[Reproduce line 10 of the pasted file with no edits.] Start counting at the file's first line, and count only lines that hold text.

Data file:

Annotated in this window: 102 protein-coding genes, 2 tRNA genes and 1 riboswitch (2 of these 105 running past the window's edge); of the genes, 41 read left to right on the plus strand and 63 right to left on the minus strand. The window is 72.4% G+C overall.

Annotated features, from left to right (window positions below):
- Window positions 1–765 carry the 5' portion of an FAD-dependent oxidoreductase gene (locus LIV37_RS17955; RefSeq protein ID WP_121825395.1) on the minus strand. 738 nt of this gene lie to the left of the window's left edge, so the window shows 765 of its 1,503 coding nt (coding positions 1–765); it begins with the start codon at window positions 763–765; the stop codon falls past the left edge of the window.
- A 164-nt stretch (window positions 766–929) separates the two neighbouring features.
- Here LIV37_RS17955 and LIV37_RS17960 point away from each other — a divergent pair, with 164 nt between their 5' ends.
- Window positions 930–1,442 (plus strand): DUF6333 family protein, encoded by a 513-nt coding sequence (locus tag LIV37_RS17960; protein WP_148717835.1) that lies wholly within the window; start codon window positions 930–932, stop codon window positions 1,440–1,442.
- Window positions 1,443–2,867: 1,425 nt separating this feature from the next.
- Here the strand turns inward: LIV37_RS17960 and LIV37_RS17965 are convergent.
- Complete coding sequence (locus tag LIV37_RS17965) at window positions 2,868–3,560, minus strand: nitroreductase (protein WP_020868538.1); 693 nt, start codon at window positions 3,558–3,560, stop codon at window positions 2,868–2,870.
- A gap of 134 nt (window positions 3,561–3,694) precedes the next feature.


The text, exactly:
- A gap of 134 nt (window positions 3,561–3,694) precedes the next feature.